Australian Journal of Botany Australian Journal of Botany Society
Southern hemisphere botanical ecosystems
RESEARCH ARTICLE

Similarities in recruitment but differences in persistence in two related native and invasive trees: relevance of regenerative and vegetative attributes

Paula A. Tecco A B , Ana E. Ferreras A , Diego E. Gurvich A and Guillermo Funes A
+ Author Affiliations
- Author Affiliations

A Instituto Multidisciplinario de Biología Vegetal (CONICET-UNC) and FCEFyN, Universidad Nacional de Córdoba, Casilla de Correo 495, 5000 Córdoba, Argentina.

B Corresponding author. Email: ptecco@efn.uncor.edu

Australian Journal of Botany 60(4) 368-377 https://doi.org/10.1071/BT11262
Submitted: 12 October 2011  Accepted: 22 March 2012   Published: 21 May 2012

Abstract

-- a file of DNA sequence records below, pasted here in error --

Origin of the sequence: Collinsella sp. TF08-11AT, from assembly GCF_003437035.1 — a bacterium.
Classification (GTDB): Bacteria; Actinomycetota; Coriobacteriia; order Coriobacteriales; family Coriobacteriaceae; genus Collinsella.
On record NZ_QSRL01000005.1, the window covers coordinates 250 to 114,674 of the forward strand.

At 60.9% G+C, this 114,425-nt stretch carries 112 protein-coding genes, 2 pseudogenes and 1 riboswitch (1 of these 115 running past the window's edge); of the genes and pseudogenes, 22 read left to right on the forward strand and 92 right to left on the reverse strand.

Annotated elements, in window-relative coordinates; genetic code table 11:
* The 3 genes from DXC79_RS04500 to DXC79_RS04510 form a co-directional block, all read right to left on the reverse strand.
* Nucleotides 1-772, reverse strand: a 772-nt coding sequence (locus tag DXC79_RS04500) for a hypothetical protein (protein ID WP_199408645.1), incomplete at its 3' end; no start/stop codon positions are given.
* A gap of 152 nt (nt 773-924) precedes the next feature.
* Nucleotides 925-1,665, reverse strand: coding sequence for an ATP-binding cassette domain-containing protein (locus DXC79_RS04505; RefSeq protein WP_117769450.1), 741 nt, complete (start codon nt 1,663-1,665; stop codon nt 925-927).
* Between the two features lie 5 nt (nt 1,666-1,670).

Ecological theory predicts that the success of exotic plants in new environments depends on a combination of both regenerative and vegetative attributes. Identifying those attributes may benefit from approaches that specifically compare related exotic and native species, thereby overcoming strong habitat dependence and phylogenetic bias. Gleditsia triacanthos L. (Fabaceae) is described as an aggressive woody invader in a broad range of ecosystems of Argentina, where it coexists with other leguminous trees. In the present study, we assessed whether the success of G. triacanthos in the lower areas of Chaco woodlands of central Argentina is determined (1) by differences from the dominant native, Prosopis alba, in its combination of several attributes that enhance the invader’s competitive ability, (2) by differences from P. alba in few key attributes that facilitate its spread, or (3) by strong functional similarities in response to environmental filtering by the invaded system. Our comparison of 19 functional traits of both species showed that regenerative and vegetative trends may vary independently, and that two contrasting strategies seem to underlie the success of G. triacanthos in this region. On the one hand, the invader might benefit by sharing regenerative attributes with the native relative that dominates the community, which is evidently a successful way of recruiting in the system. On the other hand, as recruitment is ensured, the species differs in several vegetative attributes, which may enhance its competitive ability in terms of growth rates and nutrient uptake.


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